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Hoffmann, R. A wiki for the life sciences where authorship matters. Nature Genetics (2008)

Inactivation of hepatic microsomal triglyceride transfer protein protects mice from diet-induced gallstones.

Background & Aims: Microsomal triglyceride transfer protein (MTTP) is critical for the production of very-low-density lipoproteins (VLDL). The current studies were undertaken to examine the in vivo role of MTTP in hepatic cholesterol and fatty acid metabolism, as well as in biliary lipid secretion. We also tested whether MTTP plays a role in diet-induced cholelithiasis in mice. Methods: We used mice in which Mttp had been inactivated in the liver (Mttp(Delta/ Delta) mice). We measured several parameters of cholesterol metabolism, fatty acid synthesis, and biliary lipid levels in mice fed a normal or a lithogenic diet. We also assessed the incidence of diet-associated gallstones. Results: Hepatic Mttp inactivation markedly decreased plasma triglyceride and cholesterol levels and increased biliary cholesterol and bile acid output. Hepatic cholesterogenesis and fatty acid synthesis were significantly decreased in Mttp(Delta/ Delta) mice compared with control mice. The incidence of gallstones decreased from 90% in control mice to 33% in Mttp(Delta/ Delta) mice after 8 weeks of a lithogenic diet (P < .0001). The mechanism of the protective effect appears to be increased biliary phospholipid output in Mttp(Delta/ Delta) mice, leading to significant unsaturation of gallbladder bile. Conclusions: These results indicate that modulation of Mttp expression in the liver affects hepatic lipid synthesis and storage as well as biliary lipid secretion. Our findings further indicate that inhibition of hepatic MTTP activity decreases the risk of experimental cholelithiasis by favoring phospholipid output into the bile.[1]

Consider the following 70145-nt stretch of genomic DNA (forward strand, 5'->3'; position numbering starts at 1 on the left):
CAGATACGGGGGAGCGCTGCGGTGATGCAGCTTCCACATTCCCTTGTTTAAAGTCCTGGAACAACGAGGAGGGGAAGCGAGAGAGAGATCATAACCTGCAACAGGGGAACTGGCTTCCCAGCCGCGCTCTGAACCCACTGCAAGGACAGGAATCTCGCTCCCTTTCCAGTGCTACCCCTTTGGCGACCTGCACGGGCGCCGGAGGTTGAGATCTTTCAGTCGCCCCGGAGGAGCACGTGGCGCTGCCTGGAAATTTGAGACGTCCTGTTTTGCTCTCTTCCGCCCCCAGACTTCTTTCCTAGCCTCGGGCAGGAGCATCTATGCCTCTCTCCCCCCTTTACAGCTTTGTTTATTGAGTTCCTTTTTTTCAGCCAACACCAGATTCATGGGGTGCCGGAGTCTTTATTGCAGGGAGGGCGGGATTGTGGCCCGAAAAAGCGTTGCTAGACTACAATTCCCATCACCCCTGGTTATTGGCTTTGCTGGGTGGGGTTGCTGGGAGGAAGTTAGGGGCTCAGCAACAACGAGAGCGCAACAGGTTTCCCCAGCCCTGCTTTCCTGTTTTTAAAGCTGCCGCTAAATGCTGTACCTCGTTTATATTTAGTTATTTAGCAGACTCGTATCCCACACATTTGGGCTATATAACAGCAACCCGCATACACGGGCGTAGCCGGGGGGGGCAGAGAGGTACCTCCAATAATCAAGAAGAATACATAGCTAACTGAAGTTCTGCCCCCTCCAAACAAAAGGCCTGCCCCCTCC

1. Inactivation of hepatic microsomal triglyceride transfer protein protects mice from diet-induced gallstones. Amigo, L., Castro, J., Miquel, J.F., Zanlungo, S., Young, S., Nervi, F. Gastroenterology (2006) [Pubmed]
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